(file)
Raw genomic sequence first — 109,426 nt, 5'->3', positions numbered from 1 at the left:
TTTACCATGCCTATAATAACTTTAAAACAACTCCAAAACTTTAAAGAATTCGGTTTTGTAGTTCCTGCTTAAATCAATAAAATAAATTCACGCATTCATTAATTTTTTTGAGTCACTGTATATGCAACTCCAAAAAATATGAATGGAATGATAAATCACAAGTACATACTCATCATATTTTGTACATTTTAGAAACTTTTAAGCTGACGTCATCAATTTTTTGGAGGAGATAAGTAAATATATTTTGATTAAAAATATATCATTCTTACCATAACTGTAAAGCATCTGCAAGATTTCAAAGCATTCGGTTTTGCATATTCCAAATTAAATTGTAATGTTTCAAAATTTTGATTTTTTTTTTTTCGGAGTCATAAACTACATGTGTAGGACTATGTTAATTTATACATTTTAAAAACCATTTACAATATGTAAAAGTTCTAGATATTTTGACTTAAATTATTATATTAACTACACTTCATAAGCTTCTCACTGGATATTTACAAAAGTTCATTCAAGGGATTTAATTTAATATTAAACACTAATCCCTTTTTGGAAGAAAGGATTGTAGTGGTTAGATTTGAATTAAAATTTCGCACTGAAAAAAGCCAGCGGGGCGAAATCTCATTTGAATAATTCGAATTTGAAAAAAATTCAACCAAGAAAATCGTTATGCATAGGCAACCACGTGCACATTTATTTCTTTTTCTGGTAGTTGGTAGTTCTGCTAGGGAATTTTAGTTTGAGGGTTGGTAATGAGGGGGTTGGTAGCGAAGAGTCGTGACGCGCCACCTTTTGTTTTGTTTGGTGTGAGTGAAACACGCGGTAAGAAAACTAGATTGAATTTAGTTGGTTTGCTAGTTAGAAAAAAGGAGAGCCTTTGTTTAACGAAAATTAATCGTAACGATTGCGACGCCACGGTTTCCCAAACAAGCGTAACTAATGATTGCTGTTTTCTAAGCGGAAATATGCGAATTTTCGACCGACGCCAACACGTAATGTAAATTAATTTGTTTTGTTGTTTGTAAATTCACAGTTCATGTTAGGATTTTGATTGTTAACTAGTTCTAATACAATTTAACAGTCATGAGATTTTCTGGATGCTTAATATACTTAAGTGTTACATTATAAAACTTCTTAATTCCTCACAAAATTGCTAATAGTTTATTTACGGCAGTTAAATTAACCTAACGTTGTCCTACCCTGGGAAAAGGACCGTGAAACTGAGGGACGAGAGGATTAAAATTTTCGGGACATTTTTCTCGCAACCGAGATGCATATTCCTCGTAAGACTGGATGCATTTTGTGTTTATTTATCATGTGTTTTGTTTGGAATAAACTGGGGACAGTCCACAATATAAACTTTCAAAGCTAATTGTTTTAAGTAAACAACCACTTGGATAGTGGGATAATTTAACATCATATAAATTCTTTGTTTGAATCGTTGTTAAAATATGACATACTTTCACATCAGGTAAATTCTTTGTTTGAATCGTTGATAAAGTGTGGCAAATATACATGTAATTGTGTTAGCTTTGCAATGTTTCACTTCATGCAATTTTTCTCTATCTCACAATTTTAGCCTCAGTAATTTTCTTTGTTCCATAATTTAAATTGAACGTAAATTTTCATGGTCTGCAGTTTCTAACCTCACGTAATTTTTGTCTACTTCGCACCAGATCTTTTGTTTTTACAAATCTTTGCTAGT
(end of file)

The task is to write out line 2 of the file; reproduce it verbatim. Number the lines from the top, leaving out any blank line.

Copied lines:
TTTACCATGCCTATAATAACTTTAAAACAACTCCAAAACTTTAAAGAATTCGGTTTTGTAGTTCCTGCTTAAATCAATAAAATAAATTCACGCATTCATTAATTTTTTTGAGTCACTGTATATGCAACTCCAAAAAATATGAATGGAATGATAAATCACAAGTACATACTCATCATATTTTGTACATTTTAGAAACTTTTAAGCTGACGTCATCAATTTTTTGGAGGAGATAAGTAAATATATTTTGATTAAAAATATATCATTCTTACCATAACTGTAAAGCATCTGCAAGATTTCAAAGCATTCGGTTTTGCATATTCCAAATTAAATTGTAATGTTTCAAAATTTTGATTTTTTTTTTTTCGGAGTCATAAACTACATGTGTAGGACTATGTTAATTTATACATTTTAAAAACCATTTACAATATGTAAAAGTTCTAGATATTTTGACTTAAATTATTATATTAACTACACTTCATAAGCTTCTCACTGGATATTTACAAAAGTTCATTCAAGGGATTTAATTTAATATTAAACACTAATCCCTTTTTGGAAGAAAGGATTGTAGTGGTTAGATTTGAATTAAAATTTCGCACTGAAAAAAGCCAGCGGGGCGAAATCTCATTTGAATAATTCGAATTTGAAAAAAATTCAACCAAGAAAATCGTTATGCATAGGCAACCACGTGCACATTTATTTCTTTTTCTGGTAGTTGGTAGTTCTGCTAGGGAATTTTAGTTTGAGGGTTGGTAATGAGGGGGTTGGTAGCGAAGAGTCGTGACGCGCCACCTTTTGTTTTGTTTGGTGTGAGTGAAACACGCGGTAAGAAAACTAGATTGAATTTAGTTGGTTTGCTAGTTAGAAAAAAGGAGAGCCTTTGTTTAACGAAAATTAATCGTAACGATTGCGACGCCACGGTTTCCCAAACAAGCGTAACTAATGATTGCTGTTTTCTAAGCGGAAATATGCGAATTTTCGACCGACGCCAACACGTAATGTAAATTAATTTGTTTTGTTGTTTGTAAATTCACAGTTCATGTTAGGATTTTGATTGTTAACTAGTTCTAATACAATTTAACAGTCATGAGATTTTCTGGATGCTTAATATACTTAAGTGTTACATTATAAAACTTCTTAATTCCTCACAAAATTGCTAATAGTTTATTTACGGCAGTTAAATTAACCTAACGTTGTCCTACCCTGGGAAAAGGACCGTGAAACTGAGGGACGAGAGGATTAAAATTTTCGGGACATTTTTCTCGCAACCGAGATGCATATTCCTCGTAAGACTGGATGCATTTTGTGTTTATTTATCATGTGTTTTGTTTGGAATAAACTGGGGACAGTCCACAATATAAACTTTCAAAGCTAATTGTTTTAAGTAAACAACCACTTGGATAGTGGGATAATTTAACATCATATAAATTCTTTGTTTGAATCGTTGTTAAAATATGACATACTTTCACATCAGGTAAATTCTTTGTTTGAATCGTTGATAAAGTGTGGCAAATATACATGTAATTGTGTTAGCTTTGCAATGTTTCACTTCATGCAATTTTTCTCTATCTCACAATTTTAGCCTCAGTAATTTTCTTTGTTCCATAATTTAAATTGAACGTAAATTTTCATGGTCTGCAGTTTCTAACCTCACGTAATTTTTGTCTACTTCGCACCAGATCTTTTGTTTTTACAAATCTTTGCTAGT